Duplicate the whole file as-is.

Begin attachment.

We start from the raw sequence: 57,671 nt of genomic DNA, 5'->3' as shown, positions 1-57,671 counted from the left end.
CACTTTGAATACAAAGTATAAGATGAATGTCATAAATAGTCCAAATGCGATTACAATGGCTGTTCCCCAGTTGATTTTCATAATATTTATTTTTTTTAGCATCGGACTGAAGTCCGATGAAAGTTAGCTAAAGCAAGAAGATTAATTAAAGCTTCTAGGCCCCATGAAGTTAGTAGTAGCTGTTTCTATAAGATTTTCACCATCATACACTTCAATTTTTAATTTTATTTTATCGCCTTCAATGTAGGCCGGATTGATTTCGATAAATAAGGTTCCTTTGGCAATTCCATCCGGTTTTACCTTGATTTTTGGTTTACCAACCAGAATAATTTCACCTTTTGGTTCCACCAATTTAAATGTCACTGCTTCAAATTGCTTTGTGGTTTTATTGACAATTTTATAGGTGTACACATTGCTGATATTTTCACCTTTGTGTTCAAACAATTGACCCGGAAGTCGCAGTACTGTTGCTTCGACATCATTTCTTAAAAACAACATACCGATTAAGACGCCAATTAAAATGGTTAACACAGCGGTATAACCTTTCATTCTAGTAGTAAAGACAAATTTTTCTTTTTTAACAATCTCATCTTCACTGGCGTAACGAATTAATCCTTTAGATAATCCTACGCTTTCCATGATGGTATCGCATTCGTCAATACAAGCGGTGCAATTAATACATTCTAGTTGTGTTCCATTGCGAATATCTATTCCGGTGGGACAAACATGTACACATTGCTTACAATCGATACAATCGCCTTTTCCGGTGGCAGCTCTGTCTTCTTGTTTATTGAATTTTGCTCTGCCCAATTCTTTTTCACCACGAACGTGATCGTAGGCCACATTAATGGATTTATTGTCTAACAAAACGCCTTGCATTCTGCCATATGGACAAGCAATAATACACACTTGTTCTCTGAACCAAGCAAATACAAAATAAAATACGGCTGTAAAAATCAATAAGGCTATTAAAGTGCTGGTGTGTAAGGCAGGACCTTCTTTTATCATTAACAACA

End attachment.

We start from the raw sequence: 57,671 nt of genomic DNA, 5'->3' as shown, positions 1-57,671 counted from the left end.
CACTTTGAATACAAAGTATAAGATGAATGTCATAAATAGTCCAAATGCGATTACAATGGCTGTTCCCCAGTTGATTTTCATAATATTTATTTTTTTTAGCATCGGACTGAAGTCCGATGAAAGTTAGCTAAAGCAAGAAGATTAATTAAAGCTTCTAGGCCCCATGAAGTTAGTAGTAGCTGTTTCTATAAGATTTTCACCATCATACACTTCAATTTTTAATTTTATTTTATCGCCTTCAATGTAGGCCGGATTGATTTCGATAAATAAGGTTCCTTTGGCAATTCCATCCGGTTTTACCTTGATTTTTGGTTTACCAACCAGAATAATTTCACCTTTTGGTTCCACCAATTTAAATGTCACTGCTTCAAATTGCTTTGTGGTTTTATTGACAATTTTATAGGTGTACACATTGCTGATATTTTCACCTTTGTGTTCAAACAATTGACCCGGAAGTCGCAGTACTGTTGCTTCGACATCATTTCTTAAAAACAACATACCGATTAAGACGCCAATTAAAATGGTTAACACAGCGGTATAACCTTTCATTCTAGTAGTAAAGACAAATTTTTCTTTTTTAACAATCTCATCTTCACTGGCGTAACGAATTAATCCTTTAGATAATCCTACGCTTTCCATGATGGTATCGCATTCGTCAATACAAGCGGTGCAATTAATACATTCTAGTTGTGTTCCATTGCGAATATCTATTCCGGTGGGACAAACATGTACACATTGCTTACAATCGATACAATCGCCTTTTCCGGTGGCAGCTCTGTCTTCTTGTTTATTGAATTTTGCTCTGCCCAATTCTTTTTCACCACGAACGTGATCGTAGGCCACATTAATGGATTTATTGTCTAACAAAACGCCTTGCATTCTGCCATATGGACAAGCAATAATACACACTTGTTCTCTGAACCAAGCAAATACAAAATAAAATACGGCTGTAAAAATCAATAAGGCTATTAAAGTGCTGGTGTGTAAGGCAGGACCTTCTTTTATCATTAACAACA